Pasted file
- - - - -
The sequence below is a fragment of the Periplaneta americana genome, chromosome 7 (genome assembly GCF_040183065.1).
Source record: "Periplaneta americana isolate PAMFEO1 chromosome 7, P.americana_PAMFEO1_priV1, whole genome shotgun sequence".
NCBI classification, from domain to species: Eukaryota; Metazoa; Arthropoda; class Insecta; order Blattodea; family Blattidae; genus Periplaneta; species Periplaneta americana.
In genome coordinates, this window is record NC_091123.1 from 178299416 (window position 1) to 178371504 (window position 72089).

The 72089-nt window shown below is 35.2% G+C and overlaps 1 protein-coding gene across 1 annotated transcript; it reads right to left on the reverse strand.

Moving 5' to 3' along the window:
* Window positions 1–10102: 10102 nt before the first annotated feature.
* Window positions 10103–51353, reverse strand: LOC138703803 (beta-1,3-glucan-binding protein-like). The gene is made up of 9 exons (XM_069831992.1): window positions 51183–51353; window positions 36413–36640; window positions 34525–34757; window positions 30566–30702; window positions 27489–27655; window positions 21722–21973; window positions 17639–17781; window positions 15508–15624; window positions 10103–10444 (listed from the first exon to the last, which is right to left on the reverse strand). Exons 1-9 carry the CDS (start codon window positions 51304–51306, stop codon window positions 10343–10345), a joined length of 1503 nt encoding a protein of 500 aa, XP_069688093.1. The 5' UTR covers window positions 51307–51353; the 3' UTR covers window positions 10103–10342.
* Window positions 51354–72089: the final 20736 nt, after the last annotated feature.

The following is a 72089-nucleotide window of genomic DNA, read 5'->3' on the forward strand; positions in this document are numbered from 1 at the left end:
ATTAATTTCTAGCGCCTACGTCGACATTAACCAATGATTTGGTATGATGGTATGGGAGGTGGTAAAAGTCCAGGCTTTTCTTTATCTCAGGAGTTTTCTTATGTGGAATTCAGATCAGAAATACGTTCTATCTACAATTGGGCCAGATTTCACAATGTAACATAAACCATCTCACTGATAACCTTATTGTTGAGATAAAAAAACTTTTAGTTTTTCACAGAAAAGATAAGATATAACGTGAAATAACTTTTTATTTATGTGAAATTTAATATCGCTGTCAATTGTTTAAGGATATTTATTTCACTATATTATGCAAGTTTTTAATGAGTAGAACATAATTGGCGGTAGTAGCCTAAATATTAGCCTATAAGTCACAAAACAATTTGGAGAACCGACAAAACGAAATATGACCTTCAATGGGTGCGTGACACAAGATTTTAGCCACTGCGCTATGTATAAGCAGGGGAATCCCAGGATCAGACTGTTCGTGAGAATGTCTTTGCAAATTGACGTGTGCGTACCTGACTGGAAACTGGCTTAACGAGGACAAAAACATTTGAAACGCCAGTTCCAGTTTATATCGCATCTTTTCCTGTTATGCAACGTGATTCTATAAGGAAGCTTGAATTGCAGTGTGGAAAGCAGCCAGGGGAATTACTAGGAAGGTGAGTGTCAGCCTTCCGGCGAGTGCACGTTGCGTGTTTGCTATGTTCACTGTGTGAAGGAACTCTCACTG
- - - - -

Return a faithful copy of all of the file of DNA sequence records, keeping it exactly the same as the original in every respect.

The sequence below is a fragment of the Periplaneta americana genome, chromosome 7 (genome assembly GCF_040183065.1).
Source record: "Periplaneta americana isolate PAMFEO1 chromosome 7, P.americana_PAMFEO1_priV1, whole genome shotgun sequence".
NCBI classification, from domain to species: Eukaryota; Metazoa; Arthropoda; class Insecta; order Blattodea; family Blattidae; genus Periplaneta; species Periplaneta americana.
In genome coordinates, this window is record NC_091123.1 from 178299416 (window position 1) to 178371504 (window position 72089).

The 72089-nt window shown below is 35.2% G+C and overlaps 1 protein-coding gene across 1 annotated transcript; it reads right to left on the reverse strand.

Moving 5' to 3' along the window:
* Window positions 1–10102: 10102 nt before the first annotated feature.
* Window positions 10103–51353, reverse strand: LOC138703803 (beta-1,3-glucan-binding protein-like). The gene is made up of 9 exons (XM_069831992.1): window positions 51183–51353; window positions 36413–36640; window positions 34525–34757; window positions 30566–30702; window positions 27489–27655; window positions 21722–21973; window positions 17639–17781; window positions 15508–15624; window positions 10103–10444 (listed from the first exon to the last, which is right to left on the reverse strand). Exons 1-9 carry the CDS (start codon window positions 51304–51306, stop codon window positions 10343–10345), a joined length of 1503 nt encoding a protein of 500 aa, XP_069688093.1. The 5' UTR covers window positions 51307–51353; the 3' UTR covers window positions 10103–10342.
* Window positions 51354–72089: the final 20736 nt, after the last annotated feature.

The following is a 72089-nucleotide window of genomic DNA, read 5'->3' on the forward strand; positions in this document are numbered from 1 at the left end:
ATTAATTTCTAGCGCCTACGTCGACATTAACCAATGATTTGGTATGATGGTATGGGAGGTGGTAAAAGTCCAGGCTTTTCTTTATCTCAGGAGTTTTCTTATGTGGAATTCAGATCAGAAATACGTTCTATCTACAATTGGGCCAGATTTCACAATGTAACATAAACCATCTCACTGATAACCTTATTGTTGAGATAAAAAAACTTTTAGTTTTTCACAGAAAAGATAAGATATAACGTGAAATAACTTTTTATTTATGTGAAATTTAATATCGCTGTCAATTGTTTAAGGATATTTATTTCACTATATTATGCAAGTTTTTAATGAGTAGAACATAATTGGCGGTAGTAGCCTAAATATTAGCCTATAAGTCACAAAACAATTTGGAGAACCGACAAAACGAAATATGACCTTCAATGGGTGCGTGACACAAGATTTTAGCCACTGCGCTATGTATAAGCAGGGGAATCCCAGGATCAGACTGTTCGTGAGAATGTCTTTGCAAATTGACGTGTGCGTACCTGACTGGAAACTGGCTTAACGAGGACAAAAACATTTGAAACGCCAGTTCCAGTTTATATCGCATCTTTTCCTGTTATGCAACGTGATTCTATAAGGAAGCTTGAATTGCAGTGTGGAAAGCAGCCAGGGGAATTACTAGGAAGGTGAGTGTCAGCCTTCCGGCGAGTGCACGTTGCGTGTTTGCTATGTTCACTGTGTGAAGGAACTCTCACTG